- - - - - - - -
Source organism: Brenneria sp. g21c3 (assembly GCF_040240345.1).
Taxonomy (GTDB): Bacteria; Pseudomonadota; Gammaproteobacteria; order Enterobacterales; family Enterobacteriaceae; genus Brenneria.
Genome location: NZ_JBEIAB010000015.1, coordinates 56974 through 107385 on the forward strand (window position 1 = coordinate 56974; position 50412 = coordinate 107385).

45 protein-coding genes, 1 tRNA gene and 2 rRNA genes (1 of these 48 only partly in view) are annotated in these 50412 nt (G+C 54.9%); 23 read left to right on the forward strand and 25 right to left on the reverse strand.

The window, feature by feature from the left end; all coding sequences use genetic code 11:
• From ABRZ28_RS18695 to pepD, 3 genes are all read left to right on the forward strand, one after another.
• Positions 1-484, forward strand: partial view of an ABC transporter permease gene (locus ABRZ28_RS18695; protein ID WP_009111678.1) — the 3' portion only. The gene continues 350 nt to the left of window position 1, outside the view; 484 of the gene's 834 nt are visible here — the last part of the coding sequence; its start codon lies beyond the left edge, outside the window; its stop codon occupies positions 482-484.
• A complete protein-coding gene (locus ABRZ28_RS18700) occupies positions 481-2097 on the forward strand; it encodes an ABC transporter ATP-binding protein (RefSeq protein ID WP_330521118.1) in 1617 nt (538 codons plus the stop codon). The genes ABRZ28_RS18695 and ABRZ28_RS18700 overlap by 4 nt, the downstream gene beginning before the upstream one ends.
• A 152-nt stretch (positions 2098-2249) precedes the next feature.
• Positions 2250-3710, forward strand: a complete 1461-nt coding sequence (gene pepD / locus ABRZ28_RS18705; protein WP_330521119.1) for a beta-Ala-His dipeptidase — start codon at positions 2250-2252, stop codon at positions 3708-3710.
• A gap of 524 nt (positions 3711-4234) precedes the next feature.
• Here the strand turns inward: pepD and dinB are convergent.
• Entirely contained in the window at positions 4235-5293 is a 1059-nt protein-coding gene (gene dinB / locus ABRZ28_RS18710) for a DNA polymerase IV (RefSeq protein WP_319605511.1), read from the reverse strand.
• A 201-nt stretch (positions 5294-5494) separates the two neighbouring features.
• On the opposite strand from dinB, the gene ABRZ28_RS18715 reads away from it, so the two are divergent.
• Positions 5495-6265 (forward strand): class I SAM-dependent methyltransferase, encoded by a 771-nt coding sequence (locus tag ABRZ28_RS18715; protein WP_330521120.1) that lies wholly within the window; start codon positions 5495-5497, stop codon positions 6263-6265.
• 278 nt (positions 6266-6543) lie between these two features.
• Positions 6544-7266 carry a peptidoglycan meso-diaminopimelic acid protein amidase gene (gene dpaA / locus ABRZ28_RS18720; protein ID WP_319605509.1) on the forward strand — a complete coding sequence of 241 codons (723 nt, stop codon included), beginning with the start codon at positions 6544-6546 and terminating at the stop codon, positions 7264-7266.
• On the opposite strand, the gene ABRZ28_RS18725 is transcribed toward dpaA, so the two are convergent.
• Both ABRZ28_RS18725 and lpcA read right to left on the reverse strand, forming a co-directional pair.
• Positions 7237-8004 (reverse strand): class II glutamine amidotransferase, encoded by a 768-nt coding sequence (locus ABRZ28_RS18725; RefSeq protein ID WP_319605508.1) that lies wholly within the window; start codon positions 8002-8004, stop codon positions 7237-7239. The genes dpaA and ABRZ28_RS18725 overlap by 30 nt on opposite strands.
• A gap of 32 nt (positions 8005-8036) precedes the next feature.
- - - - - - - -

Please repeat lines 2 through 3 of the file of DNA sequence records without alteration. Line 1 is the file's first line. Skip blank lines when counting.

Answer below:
Taxonomy (GTDB): Bacteria; Pseudomonadota; Gammaproteobacteria; order Enterobacterales; family Enterobacteriaceae; genus Brenneria.
Genome location: NZ_JBEIAB010000015.1, coordinates 56974 through 107385 on the forward strand (window position 1 = coordinate 56974; position 50412 = coordinate 107385).